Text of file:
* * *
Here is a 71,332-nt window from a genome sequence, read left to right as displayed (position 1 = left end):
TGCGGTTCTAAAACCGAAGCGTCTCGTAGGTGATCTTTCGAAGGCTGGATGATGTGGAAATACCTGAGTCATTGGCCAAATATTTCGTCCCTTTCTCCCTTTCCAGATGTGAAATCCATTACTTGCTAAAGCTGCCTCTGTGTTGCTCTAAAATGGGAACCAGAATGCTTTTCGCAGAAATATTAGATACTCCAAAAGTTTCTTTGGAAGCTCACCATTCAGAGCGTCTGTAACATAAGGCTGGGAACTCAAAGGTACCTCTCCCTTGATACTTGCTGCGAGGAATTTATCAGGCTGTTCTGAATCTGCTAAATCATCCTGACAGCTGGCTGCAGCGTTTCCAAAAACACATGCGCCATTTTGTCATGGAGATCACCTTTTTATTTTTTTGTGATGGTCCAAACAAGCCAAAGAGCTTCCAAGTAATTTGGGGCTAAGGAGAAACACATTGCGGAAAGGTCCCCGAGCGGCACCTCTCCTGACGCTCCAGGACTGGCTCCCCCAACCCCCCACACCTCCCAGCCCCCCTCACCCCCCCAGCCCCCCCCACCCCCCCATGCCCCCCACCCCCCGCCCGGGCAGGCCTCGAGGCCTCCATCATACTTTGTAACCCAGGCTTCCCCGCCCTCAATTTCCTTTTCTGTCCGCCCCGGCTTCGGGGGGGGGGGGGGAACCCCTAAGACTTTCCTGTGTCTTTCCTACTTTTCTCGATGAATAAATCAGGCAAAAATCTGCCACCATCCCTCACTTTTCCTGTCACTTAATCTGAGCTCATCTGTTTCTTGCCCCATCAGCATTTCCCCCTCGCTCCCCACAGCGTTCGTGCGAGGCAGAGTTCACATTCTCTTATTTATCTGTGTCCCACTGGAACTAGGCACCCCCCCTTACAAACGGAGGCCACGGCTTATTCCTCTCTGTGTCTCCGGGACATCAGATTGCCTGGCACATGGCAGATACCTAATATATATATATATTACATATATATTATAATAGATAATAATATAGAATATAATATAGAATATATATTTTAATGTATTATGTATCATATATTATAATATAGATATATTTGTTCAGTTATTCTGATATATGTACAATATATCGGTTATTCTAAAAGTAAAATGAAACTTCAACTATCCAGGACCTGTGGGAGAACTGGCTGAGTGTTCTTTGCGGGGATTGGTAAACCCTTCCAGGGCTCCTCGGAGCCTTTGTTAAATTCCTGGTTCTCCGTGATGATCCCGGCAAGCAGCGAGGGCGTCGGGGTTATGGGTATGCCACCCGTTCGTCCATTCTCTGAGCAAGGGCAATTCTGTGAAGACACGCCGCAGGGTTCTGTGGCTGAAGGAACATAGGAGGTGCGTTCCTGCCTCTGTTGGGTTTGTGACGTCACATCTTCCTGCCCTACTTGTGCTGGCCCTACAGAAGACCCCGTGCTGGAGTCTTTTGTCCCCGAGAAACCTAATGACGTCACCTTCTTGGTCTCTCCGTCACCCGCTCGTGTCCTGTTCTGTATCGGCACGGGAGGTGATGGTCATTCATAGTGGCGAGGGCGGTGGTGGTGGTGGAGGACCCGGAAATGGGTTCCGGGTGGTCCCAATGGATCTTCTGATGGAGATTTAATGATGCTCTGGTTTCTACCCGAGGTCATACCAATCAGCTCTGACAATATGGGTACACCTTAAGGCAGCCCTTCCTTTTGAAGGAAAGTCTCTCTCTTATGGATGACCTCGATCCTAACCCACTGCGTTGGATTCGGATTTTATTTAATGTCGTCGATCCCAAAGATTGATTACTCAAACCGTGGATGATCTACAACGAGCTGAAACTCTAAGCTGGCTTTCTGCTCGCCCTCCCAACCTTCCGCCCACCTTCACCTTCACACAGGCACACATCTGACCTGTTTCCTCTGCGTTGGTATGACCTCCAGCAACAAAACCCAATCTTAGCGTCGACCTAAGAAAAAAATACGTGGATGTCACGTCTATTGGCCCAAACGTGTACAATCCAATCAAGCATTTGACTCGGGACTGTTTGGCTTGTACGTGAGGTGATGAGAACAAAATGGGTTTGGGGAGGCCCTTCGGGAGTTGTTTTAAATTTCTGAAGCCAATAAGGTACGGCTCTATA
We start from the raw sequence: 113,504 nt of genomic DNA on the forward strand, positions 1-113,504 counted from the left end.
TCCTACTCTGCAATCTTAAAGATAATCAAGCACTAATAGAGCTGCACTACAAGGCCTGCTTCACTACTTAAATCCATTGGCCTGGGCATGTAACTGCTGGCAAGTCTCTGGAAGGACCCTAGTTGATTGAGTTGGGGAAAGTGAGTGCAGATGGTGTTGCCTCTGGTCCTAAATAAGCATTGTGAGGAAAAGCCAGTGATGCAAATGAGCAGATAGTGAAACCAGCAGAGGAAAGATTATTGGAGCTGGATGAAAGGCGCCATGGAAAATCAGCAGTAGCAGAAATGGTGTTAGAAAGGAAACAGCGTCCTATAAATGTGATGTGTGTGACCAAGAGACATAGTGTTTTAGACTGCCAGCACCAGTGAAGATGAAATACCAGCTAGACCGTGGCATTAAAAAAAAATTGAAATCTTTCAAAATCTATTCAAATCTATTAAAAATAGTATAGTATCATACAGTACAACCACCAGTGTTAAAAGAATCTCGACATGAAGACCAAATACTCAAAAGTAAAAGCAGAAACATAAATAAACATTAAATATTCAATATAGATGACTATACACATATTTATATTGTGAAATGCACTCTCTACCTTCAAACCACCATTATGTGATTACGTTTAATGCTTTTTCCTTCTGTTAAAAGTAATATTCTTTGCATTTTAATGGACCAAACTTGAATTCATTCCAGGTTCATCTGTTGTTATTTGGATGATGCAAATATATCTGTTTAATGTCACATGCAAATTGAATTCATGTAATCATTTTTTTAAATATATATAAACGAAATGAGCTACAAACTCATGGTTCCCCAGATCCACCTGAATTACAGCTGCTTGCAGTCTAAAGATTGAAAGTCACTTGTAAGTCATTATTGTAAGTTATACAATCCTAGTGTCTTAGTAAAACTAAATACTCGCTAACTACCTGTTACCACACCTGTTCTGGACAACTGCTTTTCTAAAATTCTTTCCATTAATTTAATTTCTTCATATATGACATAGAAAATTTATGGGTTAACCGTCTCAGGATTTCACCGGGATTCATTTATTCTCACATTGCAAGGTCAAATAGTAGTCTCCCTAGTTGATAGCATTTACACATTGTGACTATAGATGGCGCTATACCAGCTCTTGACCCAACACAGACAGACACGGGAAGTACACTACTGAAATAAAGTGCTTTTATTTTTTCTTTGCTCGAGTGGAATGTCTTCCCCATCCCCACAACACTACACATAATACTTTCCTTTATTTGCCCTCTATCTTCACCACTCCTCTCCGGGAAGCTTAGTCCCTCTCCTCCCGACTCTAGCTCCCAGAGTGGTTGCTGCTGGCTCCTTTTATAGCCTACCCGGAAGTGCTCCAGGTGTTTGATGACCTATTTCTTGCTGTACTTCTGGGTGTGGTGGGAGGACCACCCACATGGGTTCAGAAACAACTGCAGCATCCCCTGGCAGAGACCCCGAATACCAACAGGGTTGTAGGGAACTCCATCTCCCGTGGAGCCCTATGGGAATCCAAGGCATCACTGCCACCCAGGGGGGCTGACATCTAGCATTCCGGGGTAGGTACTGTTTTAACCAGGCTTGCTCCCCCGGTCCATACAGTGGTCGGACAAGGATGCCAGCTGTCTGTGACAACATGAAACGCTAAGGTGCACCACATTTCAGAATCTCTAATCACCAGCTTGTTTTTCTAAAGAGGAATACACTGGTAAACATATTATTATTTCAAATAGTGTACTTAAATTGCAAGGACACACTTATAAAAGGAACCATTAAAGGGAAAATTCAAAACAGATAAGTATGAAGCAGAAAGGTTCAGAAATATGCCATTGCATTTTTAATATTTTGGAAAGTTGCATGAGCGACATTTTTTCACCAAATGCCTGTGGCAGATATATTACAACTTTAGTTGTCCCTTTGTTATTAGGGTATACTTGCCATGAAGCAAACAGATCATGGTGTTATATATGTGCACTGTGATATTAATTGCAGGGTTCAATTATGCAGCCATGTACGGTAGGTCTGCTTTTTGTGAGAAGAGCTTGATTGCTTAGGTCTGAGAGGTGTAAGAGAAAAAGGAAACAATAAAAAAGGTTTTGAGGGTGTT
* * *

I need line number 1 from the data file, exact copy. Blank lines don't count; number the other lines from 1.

Here is a 71,332-nt window from a genome sequence, read left to right as displayed (position 1 = left end):